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EPIC v. Department of Homeland Security: Media Monitoring

Seeking Disclosure of Records Detailing the Department of Homeland Security's Media Monitoring Activities

Background

EPIC is pursuing a Freedom of Information Act lawsuit against the Department of Homeland Security for information about the agency's surveillance of social networks and news organizations.

In February 2011, the Department of Homeland Security announced that the agency planned to implement a program that would monitor media content, including social media data. The proposed initiatives would gather information from "online forums, blogs, public websites, and messages boards" and disseminate information to "federal, state, local, and foreign government and private sector partners." The program would be executed, in part, by individuals who established fictitious usernames and passwords to create covert social media profiles to spy on other users. The agency stated it would store personal information for up to five years.

Top News

  • DHS Open Government Report Reveals Increased Backlog and Use of Law Enforcement Exemptions: The Department of Homeland Security has released the 2013 Freedom of Information Act Report detailing the agencies attempts to comply with the federal open government law. The FOIA requires each agency to provide the numbers of requests received and processed, the time taken to respond, the outcome of each request, and other statistics. In 2013, the DHS reported a significant increase in its FOIA backlog, which rose from 28,553 unanswered requests in 2012 to 53,598 unanswered requests in 2013. Of the nine exemptions that an agency can invoke to withhold documents, DHS relied most heavily on exemption 7(C) (law enforcement records that if released would constitute an invasion of personal privacy) and 7(E) (law enforcement records that if released would disclose law enforcement techniques or procedures, which is significant because the DHS is not a law enforcement agency. DHS reported granting about 7% of requests for expedited processing. EPIC has prevailed in several FOIA lawsuits against DHS, and has also worked to reform the agency's FOIA processing practices for other requesters. For more information, see EPIC v. DHS - Body Scanner FOIA Appeal, EPIC v. DHS - Social Media Monitoring, and EPIC v. DHS - SOP 303. (Feb. 21, 2014)
  • EPIC Publishes 2012 FOIA Gallery: In celebration of Sunshine Week, EPIC published the EPIC FOIA Gallery: 2012. The gallery highlights key documents obtained by EPIC in the past year, including the Federal Bureau of Investigation's watch list guidelines, records of the Department of Homeland Security's social media monitoring program, Google's first Privacy Compliance Report, records detailing the government's FAST scanning program, records of the FBI's surveillance of Wikileaks supporters, and DHS records detailing the use of body scanners at the U.S. border. EPIC regularly files Freedom of Information Act requests and pursues lawsuits to force disclosure of critical documents that impact privacy. EPIC also publishes the authoritative FOIA litigation manual. For more, see EPIC Open Government and EPIC Bookstore: FOIA. (Mar. 12, 2012)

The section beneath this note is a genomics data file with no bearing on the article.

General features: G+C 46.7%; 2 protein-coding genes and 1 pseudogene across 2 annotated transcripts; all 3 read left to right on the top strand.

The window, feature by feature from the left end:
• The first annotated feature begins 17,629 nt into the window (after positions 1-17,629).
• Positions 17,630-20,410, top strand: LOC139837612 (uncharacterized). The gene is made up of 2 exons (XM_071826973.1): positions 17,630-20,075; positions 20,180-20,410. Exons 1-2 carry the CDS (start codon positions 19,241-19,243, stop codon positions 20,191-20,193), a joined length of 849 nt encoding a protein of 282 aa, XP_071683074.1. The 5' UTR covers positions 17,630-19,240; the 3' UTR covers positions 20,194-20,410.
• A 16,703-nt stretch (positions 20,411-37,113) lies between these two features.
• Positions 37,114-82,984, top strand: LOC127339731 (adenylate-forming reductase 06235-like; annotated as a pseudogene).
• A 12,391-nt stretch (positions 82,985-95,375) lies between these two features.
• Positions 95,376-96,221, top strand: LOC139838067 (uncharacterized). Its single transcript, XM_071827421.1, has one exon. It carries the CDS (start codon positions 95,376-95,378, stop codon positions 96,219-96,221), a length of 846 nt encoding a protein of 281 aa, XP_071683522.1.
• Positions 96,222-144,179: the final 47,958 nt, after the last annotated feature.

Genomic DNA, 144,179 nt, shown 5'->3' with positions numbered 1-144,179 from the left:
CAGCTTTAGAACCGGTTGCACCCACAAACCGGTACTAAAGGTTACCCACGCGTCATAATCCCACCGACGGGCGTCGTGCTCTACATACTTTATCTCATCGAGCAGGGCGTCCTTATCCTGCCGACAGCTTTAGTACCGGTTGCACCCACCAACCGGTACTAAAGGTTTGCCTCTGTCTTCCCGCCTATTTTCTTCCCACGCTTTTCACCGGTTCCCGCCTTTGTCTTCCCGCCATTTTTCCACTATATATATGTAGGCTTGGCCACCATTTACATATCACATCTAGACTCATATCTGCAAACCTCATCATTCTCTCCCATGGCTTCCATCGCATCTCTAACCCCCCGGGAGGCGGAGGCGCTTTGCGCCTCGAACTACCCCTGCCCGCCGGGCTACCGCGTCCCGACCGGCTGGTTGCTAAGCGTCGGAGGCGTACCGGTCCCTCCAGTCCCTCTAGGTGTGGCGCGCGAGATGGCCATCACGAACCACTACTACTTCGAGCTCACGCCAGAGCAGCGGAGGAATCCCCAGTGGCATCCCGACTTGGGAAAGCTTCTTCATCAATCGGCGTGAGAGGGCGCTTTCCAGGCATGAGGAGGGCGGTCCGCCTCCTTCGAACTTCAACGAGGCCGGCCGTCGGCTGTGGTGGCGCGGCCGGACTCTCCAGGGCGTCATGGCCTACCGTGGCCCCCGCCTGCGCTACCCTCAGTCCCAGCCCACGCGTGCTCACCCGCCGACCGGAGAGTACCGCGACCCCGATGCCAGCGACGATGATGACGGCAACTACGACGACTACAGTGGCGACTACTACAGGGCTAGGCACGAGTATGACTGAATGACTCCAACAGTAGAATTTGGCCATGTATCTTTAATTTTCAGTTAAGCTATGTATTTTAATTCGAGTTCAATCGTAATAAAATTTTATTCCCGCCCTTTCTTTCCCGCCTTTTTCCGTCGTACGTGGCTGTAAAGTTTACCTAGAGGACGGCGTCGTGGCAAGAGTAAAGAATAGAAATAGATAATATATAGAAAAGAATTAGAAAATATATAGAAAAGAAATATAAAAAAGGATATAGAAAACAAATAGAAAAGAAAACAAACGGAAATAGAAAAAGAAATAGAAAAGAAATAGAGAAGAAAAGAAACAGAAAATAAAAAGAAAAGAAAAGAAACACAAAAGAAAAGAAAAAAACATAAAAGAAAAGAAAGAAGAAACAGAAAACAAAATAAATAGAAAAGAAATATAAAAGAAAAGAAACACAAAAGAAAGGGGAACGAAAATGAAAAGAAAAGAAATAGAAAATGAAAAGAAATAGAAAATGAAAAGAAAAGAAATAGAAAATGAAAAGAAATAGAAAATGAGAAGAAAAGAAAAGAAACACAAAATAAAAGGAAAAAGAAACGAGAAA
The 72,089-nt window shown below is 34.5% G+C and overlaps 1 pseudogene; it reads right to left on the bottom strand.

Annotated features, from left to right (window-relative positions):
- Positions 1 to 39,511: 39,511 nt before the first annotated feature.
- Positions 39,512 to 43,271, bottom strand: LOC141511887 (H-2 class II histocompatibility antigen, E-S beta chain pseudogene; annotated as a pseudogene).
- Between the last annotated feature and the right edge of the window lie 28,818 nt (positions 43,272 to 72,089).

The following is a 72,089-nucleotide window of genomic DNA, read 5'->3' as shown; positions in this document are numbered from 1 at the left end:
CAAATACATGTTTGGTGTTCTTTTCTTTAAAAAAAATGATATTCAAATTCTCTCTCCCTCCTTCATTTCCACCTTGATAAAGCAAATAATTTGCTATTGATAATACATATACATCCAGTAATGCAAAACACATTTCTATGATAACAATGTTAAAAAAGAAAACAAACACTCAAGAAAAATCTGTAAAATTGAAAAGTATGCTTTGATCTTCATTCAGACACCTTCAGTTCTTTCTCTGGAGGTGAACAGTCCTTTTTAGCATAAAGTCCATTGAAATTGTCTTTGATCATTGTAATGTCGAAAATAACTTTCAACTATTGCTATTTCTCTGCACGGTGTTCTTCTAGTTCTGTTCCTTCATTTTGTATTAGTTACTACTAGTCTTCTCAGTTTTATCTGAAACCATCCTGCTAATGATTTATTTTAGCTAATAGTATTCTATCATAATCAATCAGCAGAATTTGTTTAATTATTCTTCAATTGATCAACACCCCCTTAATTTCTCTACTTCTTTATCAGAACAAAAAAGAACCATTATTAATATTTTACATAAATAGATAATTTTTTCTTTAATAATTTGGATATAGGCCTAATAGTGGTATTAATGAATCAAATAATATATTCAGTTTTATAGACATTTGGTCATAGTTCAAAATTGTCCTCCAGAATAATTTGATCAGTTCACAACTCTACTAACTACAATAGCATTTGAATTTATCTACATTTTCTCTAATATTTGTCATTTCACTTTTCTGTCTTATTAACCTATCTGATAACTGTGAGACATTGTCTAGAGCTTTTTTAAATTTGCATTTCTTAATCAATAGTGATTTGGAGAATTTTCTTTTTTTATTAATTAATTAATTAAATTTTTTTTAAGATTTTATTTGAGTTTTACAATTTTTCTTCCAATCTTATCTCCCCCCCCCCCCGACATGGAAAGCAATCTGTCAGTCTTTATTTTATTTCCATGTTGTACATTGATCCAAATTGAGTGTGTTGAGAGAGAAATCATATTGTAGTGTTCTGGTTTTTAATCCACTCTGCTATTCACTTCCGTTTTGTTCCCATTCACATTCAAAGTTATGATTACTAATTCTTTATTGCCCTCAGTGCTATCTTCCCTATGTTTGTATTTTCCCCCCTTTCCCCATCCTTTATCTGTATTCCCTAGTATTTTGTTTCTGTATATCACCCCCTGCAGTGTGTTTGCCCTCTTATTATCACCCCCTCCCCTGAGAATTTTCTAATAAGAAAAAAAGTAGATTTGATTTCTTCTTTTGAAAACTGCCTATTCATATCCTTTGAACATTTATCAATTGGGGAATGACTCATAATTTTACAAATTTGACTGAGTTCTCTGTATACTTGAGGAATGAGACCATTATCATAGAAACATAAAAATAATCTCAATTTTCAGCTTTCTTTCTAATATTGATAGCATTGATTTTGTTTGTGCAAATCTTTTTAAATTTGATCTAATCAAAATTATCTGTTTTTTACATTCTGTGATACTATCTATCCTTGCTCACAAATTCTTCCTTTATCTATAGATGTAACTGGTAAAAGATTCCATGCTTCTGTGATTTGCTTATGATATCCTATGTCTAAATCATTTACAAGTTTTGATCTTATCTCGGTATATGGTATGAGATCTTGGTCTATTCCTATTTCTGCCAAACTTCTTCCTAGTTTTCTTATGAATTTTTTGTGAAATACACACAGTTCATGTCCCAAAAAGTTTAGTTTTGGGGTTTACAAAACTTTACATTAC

• EPIC Obtains New Documents on DHS Media Monitoring, Urges Congress to Suspend Program: EPIC has submitted a letter to Congress following a hearing on DHS monitoring of social networks and media organizations. In the letter, EPIC highlights new documents obtained as a result of a FOIA lawsuit and points out to inconsistencies in DHS' testimony about the program. Though DHS testified that it does not monitor for public reaction to government proposals, the documents obtained by EPIC indicate that the DHS analysts are specifically instructed to look for criticism of the agency and then to redirect reports that would otherwise be circulated to other agencies. EPIC wrote that the DHS' monitoring program should be suspended, as it exceeds the agency's statutory authority and chills First Amendment activity. For more information, see EPIC: EPIC v. DHS: Media Monitoring. (Feb. 23, 2012)
  • Congress Grills Department of Homeland Security : Members of a House Committee today questioned DHS officials about the agency's monitoring of social networks and media organizations for information that "reflects adversely" on the agency or the federal government. Several members expressed support for EPIC's proposal that DHS suspend the program, warning that this activity violates First Amendment rights. New questions also arose when the DHS witnesses claimed that no other federal agencies were engaged in similar practices. According to many news sources, the FBI wants to monitor social media. The House hearing was called after EPIC obtained nearly 300 pages of documents detailing the Department of Homeland Security's activities. For more information see: EPIC v. Department of Homeland Security: Media Monitoring. (Feb. 16, 2012)
  • EPIC Asks Congress to Suspend DHS Social Network Monitoring Program: In a Statement for the Record, EPIC has asked the House Committee on Homeland Security to suspend a DHS program that has permitted the agency to gather comments critical of the agency and the government by monitoring social networks and media organizations. The hearing on "DHS Monitoring of Social Networking and Media: Enhancing Intelligence Gathering and Ensuring Privacy" was called after EPIC obtained nearly 300 pages of documents detailing the Department of Homeland Security's activities. The documents, obtained as a result of EPIC's Freedom of Information Act lawsuit, include instructions from the DHS to General Dynamics to monitor media reports that "reflect adversely" on the agency or the federal government. For more information see: EPIC v. Department of Homeland Security: Media Monitoring. (Feb. 15, 2012)